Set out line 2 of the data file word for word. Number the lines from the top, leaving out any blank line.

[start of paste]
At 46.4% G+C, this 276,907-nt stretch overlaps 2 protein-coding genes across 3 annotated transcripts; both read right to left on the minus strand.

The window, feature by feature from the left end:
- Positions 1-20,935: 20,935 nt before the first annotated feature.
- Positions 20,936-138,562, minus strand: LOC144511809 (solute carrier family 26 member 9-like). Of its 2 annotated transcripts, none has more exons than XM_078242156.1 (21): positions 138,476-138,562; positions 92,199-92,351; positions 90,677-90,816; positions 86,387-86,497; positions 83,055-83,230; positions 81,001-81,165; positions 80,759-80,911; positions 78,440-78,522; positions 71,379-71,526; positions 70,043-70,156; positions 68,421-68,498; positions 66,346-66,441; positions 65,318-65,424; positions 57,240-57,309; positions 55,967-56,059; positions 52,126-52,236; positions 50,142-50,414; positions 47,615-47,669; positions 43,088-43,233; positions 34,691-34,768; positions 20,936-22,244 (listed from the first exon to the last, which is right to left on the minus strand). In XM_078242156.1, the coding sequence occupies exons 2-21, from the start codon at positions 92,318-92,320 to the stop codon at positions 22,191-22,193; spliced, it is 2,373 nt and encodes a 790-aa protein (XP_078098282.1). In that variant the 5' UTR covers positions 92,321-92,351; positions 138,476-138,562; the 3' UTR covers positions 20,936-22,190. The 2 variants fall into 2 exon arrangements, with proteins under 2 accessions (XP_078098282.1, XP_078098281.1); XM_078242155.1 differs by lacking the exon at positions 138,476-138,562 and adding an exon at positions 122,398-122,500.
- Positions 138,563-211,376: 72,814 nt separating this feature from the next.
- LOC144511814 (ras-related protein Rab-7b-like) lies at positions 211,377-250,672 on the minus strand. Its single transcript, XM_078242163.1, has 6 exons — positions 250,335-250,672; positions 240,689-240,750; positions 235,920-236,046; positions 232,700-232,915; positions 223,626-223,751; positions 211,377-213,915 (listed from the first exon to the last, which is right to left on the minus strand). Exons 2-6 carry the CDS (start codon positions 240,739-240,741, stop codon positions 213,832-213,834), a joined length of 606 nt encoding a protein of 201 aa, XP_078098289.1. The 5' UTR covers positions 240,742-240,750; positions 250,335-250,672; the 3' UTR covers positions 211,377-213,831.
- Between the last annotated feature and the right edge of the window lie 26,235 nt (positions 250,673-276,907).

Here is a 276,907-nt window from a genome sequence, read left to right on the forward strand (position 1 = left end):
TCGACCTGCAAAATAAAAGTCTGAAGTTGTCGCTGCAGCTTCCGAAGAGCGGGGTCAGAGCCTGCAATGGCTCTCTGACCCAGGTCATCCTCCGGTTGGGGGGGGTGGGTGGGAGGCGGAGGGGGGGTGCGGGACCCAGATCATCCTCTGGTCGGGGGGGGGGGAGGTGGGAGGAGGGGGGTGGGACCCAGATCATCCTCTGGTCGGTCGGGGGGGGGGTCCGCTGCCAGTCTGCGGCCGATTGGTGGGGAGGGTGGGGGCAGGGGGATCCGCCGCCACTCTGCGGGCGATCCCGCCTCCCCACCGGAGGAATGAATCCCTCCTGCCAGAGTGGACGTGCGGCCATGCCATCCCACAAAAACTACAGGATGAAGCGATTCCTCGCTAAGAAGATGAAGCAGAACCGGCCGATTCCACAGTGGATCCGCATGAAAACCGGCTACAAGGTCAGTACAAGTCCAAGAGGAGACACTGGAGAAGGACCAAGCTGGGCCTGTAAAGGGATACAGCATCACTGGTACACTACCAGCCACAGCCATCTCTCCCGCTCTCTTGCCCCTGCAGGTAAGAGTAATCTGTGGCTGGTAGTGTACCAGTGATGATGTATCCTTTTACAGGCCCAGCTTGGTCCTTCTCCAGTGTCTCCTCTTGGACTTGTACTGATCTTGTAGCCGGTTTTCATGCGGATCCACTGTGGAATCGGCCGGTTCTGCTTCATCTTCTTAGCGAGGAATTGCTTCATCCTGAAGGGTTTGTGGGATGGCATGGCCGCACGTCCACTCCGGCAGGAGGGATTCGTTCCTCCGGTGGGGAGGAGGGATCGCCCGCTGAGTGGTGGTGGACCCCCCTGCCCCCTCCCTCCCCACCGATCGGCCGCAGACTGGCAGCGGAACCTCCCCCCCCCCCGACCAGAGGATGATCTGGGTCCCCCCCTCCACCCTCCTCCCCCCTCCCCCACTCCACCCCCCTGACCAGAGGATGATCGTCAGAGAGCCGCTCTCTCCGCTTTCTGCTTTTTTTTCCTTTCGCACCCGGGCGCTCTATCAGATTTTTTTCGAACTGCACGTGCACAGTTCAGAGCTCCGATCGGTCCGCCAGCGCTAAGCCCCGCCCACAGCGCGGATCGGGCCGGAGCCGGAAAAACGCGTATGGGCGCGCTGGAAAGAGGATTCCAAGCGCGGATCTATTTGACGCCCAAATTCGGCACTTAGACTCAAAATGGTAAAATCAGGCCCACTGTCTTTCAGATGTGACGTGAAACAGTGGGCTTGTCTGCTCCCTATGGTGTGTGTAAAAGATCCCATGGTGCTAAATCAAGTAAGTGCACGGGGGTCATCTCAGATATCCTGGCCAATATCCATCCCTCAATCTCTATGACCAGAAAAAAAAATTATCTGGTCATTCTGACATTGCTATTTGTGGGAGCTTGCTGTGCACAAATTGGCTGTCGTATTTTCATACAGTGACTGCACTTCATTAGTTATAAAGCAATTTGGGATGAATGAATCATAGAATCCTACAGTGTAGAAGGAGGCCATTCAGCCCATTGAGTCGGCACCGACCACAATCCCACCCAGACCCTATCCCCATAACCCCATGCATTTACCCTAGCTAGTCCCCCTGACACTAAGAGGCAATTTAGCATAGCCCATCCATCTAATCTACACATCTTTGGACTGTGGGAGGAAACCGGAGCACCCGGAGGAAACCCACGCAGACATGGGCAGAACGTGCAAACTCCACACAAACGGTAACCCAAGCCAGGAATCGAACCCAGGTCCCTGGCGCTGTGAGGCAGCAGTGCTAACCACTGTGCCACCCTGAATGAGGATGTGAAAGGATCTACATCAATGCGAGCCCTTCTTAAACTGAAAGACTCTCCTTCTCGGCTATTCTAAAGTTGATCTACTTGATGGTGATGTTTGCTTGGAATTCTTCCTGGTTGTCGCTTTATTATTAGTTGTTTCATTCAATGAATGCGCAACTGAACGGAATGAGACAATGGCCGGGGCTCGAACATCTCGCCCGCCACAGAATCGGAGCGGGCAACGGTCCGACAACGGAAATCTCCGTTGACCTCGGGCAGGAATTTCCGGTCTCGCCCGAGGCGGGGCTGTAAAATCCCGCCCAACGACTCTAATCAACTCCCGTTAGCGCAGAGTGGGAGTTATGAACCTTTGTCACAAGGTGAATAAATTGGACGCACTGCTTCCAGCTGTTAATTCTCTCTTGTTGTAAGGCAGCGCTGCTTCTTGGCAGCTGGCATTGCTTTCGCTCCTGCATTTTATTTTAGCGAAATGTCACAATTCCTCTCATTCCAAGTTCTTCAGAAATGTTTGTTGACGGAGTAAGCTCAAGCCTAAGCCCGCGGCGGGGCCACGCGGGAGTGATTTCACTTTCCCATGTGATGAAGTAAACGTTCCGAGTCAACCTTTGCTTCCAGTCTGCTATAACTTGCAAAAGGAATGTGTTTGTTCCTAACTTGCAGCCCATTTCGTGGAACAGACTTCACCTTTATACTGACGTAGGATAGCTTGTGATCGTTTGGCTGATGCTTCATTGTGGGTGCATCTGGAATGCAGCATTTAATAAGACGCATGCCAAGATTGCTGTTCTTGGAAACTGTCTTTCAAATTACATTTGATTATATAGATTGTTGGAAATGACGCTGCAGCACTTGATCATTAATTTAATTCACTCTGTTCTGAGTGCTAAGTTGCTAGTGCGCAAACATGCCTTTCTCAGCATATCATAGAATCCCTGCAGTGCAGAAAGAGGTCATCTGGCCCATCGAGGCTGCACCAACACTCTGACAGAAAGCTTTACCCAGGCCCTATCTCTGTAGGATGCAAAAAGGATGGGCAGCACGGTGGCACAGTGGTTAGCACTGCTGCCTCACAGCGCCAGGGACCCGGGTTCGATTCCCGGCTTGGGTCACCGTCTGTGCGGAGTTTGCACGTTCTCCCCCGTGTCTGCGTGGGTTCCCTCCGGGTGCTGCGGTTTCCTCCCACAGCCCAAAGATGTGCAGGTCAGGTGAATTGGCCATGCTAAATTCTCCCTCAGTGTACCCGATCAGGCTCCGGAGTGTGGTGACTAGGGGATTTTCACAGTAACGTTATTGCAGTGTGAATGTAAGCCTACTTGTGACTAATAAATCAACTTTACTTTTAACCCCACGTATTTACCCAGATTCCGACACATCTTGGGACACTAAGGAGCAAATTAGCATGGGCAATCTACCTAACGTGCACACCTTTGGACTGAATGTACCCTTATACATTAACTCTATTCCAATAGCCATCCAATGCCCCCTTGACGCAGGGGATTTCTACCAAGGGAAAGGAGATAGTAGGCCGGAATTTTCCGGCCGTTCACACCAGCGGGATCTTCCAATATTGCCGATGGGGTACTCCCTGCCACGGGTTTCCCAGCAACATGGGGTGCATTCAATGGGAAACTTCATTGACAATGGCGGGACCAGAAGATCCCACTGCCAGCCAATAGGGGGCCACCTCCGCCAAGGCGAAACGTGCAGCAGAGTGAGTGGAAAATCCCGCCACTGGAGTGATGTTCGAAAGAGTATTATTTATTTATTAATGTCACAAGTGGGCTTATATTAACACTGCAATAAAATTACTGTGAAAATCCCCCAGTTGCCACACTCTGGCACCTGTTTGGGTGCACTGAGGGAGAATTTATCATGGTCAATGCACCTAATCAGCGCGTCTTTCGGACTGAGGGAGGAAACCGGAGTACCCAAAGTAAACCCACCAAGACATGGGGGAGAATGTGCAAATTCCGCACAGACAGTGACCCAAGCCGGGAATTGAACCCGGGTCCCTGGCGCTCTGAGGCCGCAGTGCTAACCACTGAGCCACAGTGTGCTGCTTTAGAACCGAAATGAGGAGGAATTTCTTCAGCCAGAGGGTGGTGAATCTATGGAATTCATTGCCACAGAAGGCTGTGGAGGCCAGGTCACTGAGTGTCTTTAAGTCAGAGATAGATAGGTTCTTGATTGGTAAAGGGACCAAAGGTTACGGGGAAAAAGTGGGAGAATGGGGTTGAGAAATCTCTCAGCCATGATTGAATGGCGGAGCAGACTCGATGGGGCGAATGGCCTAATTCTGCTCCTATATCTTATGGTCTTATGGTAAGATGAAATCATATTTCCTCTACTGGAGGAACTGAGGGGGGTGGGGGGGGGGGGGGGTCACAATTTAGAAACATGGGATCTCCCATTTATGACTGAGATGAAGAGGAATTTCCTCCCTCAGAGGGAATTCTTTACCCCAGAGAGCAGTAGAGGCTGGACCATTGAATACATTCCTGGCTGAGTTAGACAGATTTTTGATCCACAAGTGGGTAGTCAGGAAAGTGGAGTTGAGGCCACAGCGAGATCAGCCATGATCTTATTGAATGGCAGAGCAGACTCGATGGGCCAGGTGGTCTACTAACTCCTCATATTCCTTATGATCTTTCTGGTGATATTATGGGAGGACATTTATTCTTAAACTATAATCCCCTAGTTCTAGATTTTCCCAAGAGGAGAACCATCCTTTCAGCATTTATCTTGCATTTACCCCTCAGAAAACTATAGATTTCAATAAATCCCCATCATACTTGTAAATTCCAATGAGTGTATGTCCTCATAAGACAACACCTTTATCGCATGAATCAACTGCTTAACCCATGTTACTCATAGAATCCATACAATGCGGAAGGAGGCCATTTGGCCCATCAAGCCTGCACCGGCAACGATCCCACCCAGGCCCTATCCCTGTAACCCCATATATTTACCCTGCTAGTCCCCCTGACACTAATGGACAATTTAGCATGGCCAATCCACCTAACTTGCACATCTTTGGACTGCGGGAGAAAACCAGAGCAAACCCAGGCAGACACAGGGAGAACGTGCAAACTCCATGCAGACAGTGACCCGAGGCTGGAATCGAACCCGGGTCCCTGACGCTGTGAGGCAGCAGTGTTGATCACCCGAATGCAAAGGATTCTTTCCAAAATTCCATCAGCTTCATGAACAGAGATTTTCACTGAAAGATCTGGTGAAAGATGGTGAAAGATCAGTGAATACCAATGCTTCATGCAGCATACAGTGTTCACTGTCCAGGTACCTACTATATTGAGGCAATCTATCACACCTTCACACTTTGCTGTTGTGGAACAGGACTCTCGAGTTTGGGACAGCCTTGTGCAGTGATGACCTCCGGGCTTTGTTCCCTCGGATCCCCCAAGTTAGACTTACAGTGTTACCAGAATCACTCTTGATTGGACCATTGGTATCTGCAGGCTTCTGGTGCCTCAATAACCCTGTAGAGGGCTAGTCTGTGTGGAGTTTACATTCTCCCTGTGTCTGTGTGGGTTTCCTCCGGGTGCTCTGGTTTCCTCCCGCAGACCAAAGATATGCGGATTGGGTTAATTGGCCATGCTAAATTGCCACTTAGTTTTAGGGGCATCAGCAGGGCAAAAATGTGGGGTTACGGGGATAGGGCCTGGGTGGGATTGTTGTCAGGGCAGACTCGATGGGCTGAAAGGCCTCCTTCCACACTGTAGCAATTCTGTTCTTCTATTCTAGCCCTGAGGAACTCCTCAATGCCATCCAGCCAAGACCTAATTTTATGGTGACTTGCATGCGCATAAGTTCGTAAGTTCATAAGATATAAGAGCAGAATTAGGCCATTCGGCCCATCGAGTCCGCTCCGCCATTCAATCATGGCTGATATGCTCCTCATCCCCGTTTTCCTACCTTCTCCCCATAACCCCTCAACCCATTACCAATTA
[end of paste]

The window, feature by feature from the left end: